This is Maariv, another Israeli tabloid: the front page combines the story of the West Bank attacks and their aftermath, the attempts by settlers to renew construction in the territories and the diplomatic process. The talks themselves don’t get the top story, not even a central image, like they do in the New York Times, shown below. Again, the US papers seem to give the talks a greater importance than the Israeli media. Bizarre, to say the least.

NY_NYT

As part of a research for a story I’m working on, I recently went through the archives of Maariv and Yedioth from 1993-1994, the years the Oslo accord was negotiated and signed. Entire papers, not just the front pages, dealt with the talks. The same goes for the days of the Camp David summit in 2000. Today on the other hand, nobody in the Middle East really cares about the diplomatic process, and I actually wonder how many even know we might be “one year from a final agreement,” as the White House puts it.

It’s easy to tell when things get serious. The settlers make a good litmus test for the intentions of the Israeli leadership. They have good ties with the Israeli administration and army. When the settlers sense danger, they let it show. And while they went after Sharon and Rabin with everything they got, they are awfully quiet now. There wasn’t even a single major protest against Netanyahu, The NRP is still in the government, and the right flank of the Likud has never been more silent. The Israeli tabloids – like all tabloids – reflect their society’s mood: This is clearly not a country on the verge of its most important decision in decades.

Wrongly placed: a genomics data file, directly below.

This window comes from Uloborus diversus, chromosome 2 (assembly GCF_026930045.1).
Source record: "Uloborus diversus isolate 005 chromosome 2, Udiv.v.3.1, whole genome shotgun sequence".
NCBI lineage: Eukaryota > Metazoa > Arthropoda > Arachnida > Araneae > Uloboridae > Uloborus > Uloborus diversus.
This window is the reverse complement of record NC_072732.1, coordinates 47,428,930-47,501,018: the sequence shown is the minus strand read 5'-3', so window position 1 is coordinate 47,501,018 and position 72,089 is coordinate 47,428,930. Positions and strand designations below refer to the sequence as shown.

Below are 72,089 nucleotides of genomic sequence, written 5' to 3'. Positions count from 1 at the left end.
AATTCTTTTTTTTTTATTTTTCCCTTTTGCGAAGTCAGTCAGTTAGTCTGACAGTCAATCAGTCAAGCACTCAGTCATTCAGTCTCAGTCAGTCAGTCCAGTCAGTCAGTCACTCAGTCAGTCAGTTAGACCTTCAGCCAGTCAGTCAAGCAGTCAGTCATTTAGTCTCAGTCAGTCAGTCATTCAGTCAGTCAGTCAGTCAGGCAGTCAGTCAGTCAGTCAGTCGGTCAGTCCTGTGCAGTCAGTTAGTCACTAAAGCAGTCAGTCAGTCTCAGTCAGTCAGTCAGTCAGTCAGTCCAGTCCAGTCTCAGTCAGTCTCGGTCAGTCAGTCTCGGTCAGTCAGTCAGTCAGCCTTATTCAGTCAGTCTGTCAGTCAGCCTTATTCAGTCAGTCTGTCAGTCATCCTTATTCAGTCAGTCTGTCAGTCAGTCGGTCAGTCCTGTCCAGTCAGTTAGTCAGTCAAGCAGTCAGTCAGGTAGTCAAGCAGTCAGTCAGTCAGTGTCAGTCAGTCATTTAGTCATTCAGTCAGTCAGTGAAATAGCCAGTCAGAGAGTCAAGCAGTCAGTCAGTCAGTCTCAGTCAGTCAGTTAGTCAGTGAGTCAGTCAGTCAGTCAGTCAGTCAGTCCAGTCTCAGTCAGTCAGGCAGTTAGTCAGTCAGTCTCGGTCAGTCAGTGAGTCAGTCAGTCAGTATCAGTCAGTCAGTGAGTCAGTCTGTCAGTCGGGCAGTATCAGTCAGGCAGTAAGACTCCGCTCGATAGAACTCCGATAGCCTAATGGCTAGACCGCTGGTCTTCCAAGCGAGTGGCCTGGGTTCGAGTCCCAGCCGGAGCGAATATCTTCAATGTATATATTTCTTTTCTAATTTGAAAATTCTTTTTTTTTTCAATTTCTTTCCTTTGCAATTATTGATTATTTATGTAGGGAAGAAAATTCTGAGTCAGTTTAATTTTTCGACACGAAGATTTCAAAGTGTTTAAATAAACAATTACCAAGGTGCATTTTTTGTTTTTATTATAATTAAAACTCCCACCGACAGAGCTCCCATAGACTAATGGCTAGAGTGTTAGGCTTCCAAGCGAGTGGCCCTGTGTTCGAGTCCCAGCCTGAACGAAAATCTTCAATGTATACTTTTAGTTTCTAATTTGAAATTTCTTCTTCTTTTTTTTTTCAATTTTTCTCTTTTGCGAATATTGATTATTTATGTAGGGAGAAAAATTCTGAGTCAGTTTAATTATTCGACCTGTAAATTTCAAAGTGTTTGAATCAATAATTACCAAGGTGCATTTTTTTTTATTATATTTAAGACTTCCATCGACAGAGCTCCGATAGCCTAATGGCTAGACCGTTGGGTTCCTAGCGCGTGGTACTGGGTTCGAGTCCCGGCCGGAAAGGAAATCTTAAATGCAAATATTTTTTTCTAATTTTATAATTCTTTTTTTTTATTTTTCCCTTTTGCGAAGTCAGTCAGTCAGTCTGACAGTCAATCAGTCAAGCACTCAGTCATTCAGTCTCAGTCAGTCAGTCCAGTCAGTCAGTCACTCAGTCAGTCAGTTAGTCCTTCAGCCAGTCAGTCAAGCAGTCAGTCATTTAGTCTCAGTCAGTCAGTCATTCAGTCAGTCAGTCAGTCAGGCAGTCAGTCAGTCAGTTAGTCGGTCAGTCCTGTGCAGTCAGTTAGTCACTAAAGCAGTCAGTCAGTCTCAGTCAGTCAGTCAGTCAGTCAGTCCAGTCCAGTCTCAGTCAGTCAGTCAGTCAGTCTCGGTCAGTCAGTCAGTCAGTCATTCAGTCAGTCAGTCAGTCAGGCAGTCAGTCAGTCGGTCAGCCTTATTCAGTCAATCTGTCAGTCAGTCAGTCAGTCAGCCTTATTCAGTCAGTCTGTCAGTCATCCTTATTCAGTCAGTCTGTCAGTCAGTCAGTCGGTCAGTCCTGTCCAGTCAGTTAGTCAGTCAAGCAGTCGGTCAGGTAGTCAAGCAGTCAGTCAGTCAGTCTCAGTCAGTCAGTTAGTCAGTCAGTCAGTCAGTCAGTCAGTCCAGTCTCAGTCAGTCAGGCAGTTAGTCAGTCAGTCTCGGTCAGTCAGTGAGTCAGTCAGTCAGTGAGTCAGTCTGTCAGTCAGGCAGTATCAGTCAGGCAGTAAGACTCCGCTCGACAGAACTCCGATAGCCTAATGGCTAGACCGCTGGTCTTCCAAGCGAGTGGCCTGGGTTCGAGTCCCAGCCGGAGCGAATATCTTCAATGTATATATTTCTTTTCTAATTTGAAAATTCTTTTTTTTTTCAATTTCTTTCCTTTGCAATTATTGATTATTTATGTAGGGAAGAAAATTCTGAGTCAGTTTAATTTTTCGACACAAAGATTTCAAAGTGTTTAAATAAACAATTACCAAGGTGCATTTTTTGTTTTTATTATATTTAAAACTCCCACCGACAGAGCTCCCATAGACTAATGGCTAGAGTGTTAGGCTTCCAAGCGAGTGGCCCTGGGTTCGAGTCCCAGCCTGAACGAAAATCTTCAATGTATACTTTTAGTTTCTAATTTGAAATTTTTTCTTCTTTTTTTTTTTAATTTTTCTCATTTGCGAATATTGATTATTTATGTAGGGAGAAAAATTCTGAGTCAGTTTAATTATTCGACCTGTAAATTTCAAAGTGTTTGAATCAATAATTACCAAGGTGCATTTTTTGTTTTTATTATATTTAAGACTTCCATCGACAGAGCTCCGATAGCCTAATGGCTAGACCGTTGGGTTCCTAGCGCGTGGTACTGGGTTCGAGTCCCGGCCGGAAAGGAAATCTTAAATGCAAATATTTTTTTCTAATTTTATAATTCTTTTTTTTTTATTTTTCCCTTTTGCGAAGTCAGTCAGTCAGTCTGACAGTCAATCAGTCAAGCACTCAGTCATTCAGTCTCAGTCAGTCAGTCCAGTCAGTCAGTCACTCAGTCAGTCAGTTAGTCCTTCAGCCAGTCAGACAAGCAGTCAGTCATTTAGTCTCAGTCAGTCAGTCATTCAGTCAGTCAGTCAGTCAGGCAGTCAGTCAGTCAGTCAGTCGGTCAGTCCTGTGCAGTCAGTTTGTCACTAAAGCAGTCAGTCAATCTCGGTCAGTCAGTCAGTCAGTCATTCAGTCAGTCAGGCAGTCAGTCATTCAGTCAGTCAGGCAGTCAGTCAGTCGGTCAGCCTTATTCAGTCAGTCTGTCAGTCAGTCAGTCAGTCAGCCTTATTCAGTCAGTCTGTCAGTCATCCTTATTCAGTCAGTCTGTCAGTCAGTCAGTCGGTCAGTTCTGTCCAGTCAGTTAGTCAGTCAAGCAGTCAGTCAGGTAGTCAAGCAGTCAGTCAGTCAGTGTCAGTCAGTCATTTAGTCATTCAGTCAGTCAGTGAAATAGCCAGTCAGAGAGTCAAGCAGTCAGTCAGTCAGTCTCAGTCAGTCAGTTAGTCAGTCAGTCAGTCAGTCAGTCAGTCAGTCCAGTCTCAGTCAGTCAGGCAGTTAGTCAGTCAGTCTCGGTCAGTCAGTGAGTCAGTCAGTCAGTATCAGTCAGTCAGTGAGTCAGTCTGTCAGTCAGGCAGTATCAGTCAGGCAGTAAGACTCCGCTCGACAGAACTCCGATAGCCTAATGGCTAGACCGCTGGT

The NY Times editorial declared that with optimism and conviction, the talks might lead to an agreement and the administration asked the parties not to give in to cynicism. But the diplomatic process is not a sports competition, and pep talks can’t help when the gap between the parties is too big.

The Palestinian leadership has lost most of its credibility and legitimacy with its own people, and the bleeding gets worse with every picture of Abu-Mazen shaking hands with Netanyahu. Hamas has just given us the first taste of what leaving it out of the process means. Even so, the positions of PM Fayad and President Abbas are incredibly far from those of Barak and Netanyahu. The Israeli leadership – and to be honest, the Israeli public as well – cannot give the Palestinians the minimum they can settle with. Under these circumstances, even if an agreement is reached, it won’t mean a thing.